Diabetes Increases CVD Risk in Women More Than in Men
Diabetes can be a risk factor for heart disease, but for women, the condition can lead to worse outcomes than for men. Compared with their male counterparts, women with diabetes have a two-fold increased risk of heart disease. They’re also more likely to have heart attacks earlier, including fatal ones.
“Women with diabetes die more often after their first heart attack,” says Judith Regensteiner, PhD, director of the Center for Women’s Health Research at the University of Colorado School of Medicine in Aurora.
Differences in treatment may be partly to blame, according to Regensteiner.
“Women with diabetes get treated less acutely than men,” she says. “They also don’t get recommended for as many cardiac procedures.”
One study showed that in the year after a diabetes diagnosis, women were 10% less likely to use cholesterol-lowering drugs when compared with men. Women also were 7% less likely to use other heart-protective medication, according to the study.
In an American Heart Association (AHA) scientific statement, Regensteiner and fellow researchers note that sex hormones and cardiovascular risk factors likely play a part, too.
Many women already have heart disease, for example, or a number of risk factors for heart disease, when they’re diagnosed with type 2 diabetes. These include high cholesterol, high blood pressure, abdominal obesity, and abnormalities in blood vessel function. Research suggests high cholesterol is more common in women than men.
In a study published in the journal Diabetes, Obesity and Metabolism, researchers found that women had overall lower rates of control than men for risk factors associated with CVD, including blood sugar levels, blood pressure, cholesterol, and smoking status.
Darren McGuire, MD, a cardiologist and professor of internal medicine at UT Southwestern Medical Center in Dallas, says women tend to have a higher proportion of body fat than men when they’re first diagnosed with diabetes. Women with diabetes have higher markers for systemic inflammation as well, according to McGuire; this also may help explain why they’re more susceptible to heart problems.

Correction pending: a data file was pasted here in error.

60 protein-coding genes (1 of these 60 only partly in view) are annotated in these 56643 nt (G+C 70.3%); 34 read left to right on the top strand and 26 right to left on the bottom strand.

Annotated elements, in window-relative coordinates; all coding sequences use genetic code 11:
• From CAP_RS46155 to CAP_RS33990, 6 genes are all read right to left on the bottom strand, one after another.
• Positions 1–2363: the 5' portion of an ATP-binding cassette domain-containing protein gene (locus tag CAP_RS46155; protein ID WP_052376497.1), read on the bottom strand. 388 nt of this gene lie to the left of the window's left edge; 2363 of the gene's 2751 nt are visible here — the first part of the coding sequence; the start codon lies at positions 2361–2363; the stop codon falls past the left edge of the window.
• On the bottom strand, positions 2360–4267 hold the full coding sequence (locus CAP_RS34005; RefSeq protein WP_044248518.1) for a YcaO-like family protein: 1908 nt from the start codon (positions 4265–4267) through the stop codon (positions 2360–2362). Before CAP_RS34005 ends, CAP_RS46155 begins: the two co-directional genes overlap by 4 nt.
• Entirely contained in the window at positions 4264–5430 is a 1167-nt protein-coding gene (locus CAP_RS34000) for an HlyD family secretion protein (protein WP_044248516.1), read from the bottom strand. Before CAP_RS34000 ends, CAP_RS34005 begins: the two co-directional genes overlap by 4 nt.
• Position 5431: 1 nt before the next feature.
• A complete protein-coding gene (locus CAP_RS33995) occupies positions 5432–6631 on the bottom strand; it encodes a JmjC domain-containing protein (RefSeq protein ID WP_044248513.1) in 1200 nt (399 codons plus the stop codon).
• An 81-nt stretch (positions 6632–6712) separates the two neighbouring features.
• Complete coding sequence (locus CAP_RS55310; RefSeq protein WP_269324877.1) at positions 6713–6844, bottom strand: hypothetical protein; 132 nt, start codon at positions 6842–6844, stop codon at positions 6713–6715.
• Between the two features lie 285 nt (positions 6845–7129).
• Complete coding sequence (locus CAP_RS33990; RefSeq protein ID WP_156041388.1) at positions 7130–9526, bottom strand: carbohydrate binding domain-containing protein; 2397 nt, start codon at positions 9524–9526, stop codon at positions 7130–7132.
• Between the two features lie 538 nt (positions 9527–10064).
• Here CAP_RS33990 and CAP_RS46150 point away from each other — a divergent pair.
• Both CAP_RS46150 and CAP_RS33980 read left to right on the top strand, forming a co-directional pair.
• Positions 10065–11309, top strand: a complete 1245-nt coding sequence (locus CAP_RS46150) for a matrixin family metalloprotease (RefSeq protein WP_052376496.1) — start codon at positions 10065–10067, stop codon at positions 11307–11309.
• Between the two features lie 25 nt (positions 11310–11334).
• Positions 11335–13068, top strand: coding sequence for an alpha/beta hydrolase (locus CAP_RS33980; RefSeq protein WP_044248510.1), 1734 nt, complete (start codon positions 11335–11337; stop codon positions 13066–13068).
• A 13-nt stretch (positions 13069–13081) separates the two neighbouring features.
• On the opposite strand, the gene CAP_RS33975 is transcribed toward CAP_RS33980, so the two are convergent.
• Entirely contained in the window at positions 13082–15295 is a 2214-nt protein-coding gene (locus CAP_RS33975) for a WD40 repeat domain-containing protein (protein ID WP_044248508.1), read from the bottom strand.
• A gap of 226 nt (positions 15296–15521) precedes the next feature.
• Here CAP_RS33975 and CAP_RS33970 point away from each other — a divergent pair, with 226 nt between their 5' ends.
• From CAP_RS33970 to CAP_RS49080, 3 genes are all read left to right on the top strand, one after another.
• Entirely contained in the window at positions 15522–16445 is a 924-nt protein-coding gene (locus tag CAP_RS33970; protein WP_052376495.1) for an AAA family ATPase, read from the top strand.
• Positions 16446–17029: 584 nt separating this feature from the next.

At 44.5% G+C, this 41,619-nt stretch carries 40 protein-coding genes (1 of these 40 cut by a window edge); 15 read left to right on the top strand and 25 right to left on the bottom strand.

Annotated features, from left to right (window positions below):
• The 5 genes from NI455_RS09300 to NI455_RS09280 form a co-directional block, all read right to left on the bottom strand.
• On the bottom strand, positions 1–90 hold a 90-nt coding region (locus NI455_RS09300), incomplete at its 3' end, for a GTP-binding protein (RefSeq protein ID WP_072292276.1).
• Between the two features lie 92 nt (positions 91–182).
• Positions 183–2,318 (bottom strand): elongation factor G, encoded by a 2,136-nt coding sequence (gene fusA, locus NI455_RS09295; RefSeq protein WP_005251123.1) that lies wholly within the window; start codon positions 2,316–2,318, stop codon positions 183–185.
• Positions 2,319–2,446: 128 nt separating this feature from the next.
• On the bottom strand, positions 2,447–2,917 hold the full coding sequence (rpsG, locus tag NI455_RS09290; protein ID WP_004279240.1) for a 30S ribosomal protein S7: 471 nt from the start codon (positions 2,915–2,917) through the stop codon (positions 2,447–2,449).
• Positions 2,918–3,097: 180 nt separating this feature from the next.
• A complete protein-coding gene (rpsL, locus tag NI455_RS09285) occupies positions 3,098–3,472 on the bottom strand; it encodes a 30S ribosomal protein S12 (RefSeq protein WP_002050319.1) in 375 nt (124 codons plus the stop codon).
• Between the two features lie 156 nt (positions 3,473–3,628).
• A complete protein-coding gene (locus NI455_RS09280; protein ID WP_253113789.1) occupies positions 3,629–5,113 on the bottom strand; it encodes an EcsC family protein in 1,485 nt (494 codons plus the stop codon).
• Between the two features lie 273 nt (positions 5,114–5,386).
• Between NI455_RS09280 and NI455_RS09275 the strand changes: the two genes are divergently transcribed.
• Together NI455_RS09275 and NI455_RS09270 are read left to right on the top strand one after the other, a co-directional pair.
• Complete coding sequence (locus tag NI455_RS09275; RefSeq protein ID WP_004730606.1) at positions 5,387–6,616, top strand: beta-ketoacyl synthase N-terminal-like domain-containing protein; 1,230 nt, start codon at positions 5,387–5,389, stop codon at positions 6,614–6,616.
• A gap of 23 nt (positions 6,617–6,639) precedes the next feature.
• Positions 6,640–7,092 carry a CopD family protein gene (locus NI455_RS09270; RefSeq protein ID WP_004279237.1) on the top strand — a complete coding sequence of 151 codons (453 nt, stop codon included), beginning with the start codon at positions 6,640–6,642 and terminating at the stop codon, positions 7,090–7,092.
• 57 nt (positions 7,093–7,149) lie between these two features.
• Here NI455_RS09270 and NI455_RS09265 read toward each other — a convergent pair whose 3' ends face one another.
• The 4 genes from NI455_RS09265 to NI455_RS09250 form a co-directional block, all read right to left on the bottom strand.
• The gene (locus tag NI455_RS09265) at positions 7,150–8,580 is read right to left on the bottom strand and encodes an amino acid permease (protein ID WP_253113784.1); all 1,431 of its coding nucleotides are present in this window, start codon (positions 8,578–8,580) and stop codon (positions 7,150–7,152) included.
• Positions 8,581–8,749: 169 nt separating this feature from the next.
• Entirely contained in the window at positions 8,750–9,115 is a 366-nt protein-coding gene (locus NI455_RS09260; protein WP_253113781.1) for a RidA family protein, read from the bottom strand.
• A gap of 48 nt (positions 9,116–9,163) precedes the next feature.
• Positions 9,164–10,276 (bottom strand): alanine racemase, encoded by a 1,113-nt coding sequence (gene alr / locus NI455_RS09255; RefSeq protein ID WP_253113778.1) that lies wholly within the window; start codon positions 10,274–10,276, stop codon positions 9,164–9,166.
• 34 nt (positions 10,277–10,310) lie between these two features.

McGuire agrees that treatment discrepancies play a part. “We’re not as good at treating women,” says McGuire, who is director of the Parkland Hospital and Health System Outpatient Cardiology clinics. “Whether it’s a problem with clinicians or patients or access to health care, it’s not clear. But it’s consistent.”
Women make up more than one-half of the population, yet clinical trials don’t often reflect that. More studies on women and sex differences are needed, Regensteiner says. “There’s so much yet to learn. That’s a problem as well as an opportunity.”
In the meantime, she says women must advocate for themselves, see a doctor regularly, and stay active. Observational studies suggest women with diabetes may need to exercise more often and more vigorously than men with diabetes to cut down on cardiovascular events.
Regensteiner suggests following the AHA’s recommendation of at least 150 minutes of moderate-intensity aerobic activity or 75 minutes of vigorous aerobic activity a week, plus moderate- to high-intensity muscle-strengthening activity two days a week.
For aerobic activity, “briskly walking is enough if you’re regular with it,” she says. “As you increase your minutes of exercise … there are even more benefits both for women and men.”
Cholesterol guidelines issued last year by the American College of Cardiology and AHA suggest doctors talk to patients with diabetes about their cardiovascular risk, lifestyle, and the possible need for cholesterol-lowering drugs.
McGuire says every adult in general should be aware of and track total and LDL cholesterol, blood pressure, blood sugar, and BMI.
“And once diabetes is present,” McGuire says, “it’s about being very aggressive and very proactive.”— Source: American Heart Association